“Our mother had died when we were young, leaving our father a widower with three girls to care for. He was kind and loving to us in his own way, but he was very much absorbed in the day-to-day affairs of his business enterprises. I effect, there was no person who could control the flow and content of the traditions and superstitions that we were exposed to, and like sponges our innocent soaked them all up. But all children eventually grow up and there came a time when ghostly tales gave way to dances, dresses and potential life partners. It was at a large ball held by a neighbouring judge that I first met Roger, who was destined to be the love of my young life. As I have said, I am sure that he loved me with every beat of his heart and, even in the times of my grief and anger, I have never doubted this fact. We also blessed by the fact that his father and mine approved of our growing attachment. Today, I can look back upon those happy days as being something of a beautiful dream that I have experienced. But change was to come to me, and bright and happy days of youth came to an end as blight and sorrow took a grip of my life.

“Christmas was always a joyful and a hospitable time in our home, and among the neighbours that surrounded us. In our house we played all the traditional games and maintained all the old family customs and frolics that were so much a part of celebrating this great feast. The manor, as usual, was filled to capacity with a variety of guests, for whom there was just about enough sleeping accommodation. There were several narrow, dark rooms available in the turrets of the house. We were once told that they had provided, at one time, good shelter to many noble gentlemen in days gone by. But, to us they were nothing more than mere pigeon coops. This Christmas, however, they were to be allotted to those visitors who were bachelors, after having been empty for over a hundred years.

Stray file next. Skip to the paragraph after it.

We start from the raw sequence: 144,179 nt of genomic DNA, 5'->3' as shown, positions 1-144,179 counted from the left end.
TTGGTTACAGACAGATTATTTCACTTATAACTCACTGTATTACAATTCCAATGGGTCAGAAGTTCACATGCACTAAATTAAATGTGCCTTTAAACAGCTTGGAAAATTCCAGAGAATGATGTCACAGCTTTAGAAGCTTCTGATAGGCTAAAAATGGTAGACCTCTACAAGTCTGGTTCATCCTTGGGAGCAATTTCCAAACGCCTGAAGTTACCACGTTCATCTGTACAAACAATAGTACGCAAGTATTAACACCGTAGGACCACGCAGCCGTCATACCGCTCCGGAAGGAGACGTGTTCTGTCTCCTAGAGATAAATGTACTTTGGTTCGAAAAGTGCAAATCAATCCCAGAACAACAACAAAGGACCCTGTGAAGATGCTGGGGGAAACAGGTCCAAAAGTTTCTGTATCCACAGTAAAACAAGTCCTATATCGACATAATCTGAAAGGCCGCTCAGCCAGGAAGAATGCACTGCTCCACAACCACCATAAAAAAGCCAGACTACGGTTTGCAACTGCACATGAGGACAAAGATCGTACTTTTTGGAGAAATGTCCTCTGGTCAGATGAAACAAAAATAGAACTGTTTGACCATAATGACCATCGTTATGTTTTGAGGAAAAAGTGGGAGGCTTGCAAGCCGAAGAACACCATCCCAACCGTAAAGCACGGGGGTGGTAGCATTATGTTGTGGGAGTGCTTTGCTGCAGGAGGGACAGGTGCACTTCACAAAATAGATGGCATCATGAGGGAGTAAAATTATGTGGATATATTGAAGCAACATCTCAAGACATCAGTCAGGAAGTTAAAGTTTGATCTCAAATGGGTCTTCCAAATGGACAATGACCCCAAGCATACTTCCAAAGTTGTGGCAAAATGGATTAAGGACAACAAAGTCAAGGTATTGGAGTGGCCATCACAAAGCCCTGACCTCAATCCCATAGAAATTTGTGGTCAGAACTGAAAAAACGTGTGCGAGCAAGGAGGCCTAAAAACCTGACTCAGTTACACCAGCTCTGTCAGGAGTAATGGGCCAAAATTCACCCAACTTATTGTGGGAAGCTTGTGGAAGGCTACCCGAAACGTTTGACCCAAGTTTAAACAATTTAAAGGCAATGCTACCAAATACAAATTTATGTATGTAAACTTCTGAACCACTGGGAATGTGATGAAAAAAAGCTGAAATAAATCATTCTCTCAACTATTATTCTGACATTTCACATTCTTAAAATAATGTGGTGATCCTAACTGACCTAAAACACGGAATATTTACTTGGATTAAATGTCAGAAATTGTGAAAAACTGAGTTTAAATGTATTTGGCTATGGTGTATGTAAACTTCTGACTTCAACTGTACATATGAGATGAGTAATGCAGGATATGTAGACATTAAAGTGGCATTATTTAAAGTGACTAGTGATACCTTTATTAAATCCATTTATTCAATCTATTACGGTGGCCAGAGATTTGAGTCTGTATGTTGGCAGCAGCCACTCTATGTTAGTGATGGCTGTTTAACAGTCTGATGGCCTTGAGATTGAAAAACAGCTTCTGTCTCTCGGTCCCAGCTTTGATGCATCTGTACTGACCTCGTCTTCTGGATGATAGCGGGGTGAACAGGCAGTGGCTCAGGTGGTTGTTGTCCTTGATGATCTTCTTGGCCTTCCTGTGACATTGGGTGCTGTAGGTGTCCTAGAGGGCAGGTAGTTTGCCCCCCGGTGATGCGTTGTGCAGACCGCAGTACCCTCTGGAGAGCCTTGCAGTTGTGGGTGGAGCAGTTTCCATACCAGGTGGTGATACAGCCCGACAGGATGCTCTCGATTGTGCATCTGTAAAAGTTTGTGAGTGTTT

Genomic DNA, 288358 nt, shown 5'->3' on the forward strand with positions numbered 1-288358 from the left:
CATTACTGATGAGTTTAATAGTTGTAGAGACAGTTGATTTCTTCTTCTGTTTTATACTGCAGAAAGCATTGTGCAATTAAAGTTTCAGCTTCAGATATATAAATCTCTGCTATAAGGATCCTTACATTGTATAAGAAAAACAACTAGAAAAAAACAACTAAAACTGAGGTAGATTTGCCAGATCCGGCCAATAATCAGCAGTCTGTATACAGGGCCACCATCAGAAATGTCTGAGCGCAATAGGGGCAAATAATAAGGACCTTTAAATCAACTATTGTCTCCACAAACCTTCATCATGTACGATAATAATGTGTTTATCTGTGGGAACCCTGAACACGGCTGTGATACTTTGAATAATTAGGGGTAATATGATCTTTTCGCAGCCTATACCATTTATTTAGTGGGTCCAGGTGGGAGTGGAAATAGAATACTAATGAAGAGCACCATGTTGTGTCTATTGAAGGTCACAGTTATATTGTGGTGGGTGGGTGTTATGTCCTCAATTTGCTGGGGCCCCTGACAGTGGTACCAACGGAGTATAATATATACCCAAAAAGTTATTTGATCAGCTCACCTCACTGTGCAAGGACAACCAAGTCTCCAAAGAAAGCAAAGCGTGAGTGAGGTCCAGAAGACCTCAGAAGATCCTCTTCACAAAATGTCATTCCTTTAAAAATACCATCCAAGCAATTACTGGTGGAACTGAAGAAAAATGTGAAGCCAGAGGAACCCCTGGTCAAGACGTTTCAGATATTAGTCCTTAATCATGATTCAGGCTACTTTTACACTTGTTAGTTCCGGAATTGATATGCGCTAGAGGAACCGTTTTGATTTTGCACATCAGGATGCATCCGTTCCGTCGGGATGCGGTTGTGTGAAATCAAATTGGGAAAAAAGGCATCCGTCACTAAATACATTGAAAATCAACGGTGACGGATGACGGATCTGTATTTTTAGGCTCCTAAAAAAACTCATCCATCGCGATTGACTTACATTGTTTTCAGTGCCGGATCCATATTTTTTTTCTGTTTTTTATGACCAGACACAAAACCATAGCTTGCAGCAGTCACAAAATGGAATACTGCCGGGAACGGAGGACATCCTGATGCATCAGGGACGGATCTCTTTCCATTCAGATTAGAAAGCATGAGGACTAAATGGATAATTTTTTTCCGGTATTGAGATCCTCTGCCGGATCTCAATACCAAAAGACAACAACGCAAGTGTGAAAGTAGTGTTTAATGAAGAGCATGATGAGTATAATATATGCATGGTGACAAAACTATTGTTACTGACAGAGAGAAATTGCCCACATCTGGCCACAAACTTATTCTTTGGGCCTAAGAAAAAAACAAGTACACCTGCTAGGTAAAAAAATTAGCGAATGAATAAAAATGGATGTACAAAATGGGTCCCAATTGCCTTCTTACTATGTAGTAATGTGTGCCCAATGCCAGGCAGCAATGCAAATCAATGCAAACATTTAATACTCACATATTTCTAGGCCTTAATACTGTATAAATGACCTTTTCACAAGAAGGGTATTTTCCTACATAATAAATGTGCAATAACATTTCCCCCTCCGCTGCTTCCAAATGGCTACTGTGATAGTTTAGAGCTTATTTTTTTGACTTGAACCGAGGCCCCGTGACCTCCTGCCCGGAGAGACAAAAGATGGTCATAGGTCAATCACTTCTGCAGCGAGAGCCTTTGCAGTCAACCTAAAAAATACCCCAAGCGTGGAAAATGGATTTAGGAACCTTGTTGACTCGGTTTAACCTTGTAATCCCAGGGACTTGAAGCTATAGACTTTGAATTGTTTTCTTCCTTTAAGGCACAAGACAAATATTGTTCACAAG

“Every spare room in the house and its wings of the hall were occupied that night, and those who had brought servants were lodged at the gate-house and the farm. But the unexpected arrival of an elderly relative immediately caused an awful commotion and the drawing up of new accommodation plans. Months before Christmas, this elderly relative had been invited to the celebrations, but she had never announced her intention to accept the invitation. When she arrived, therefore, may aunts, who were the chief organisers, panicked and went about the house wringing their hands and wondering what they could do.

“Lady Hurst was a woman of some note and some consequence within our family. She was a distant cousin of ours but had been very cold toward us for quite a number of years, because of some affront or slight that she alleged was shown to her on the last occasion that she visited our home. At seventy years old, Lady Hurst somewhat infirm, quite rich, and very testy. Her last visit to us was at the time of my christening and I was given the honour of having her as my godmother. Although, in the last number of years you would never have thought that she held such a position in my life and, as a result, I did not expect any kind of an inheritance from her if and when she died

“My Aunt Margaret had begun to panic when she saw Lady Hurst arrive unexpectedly.  “We have no room! No room!” she said excitedly. “Isn’t this just our luck? The turret rooms are certainly not suitable, but where can we put her. She is Rose’s godmother, and she’s as rich as Croesus. After all these years of staying away from here, she comes back today and not a room available to her. What can we do?”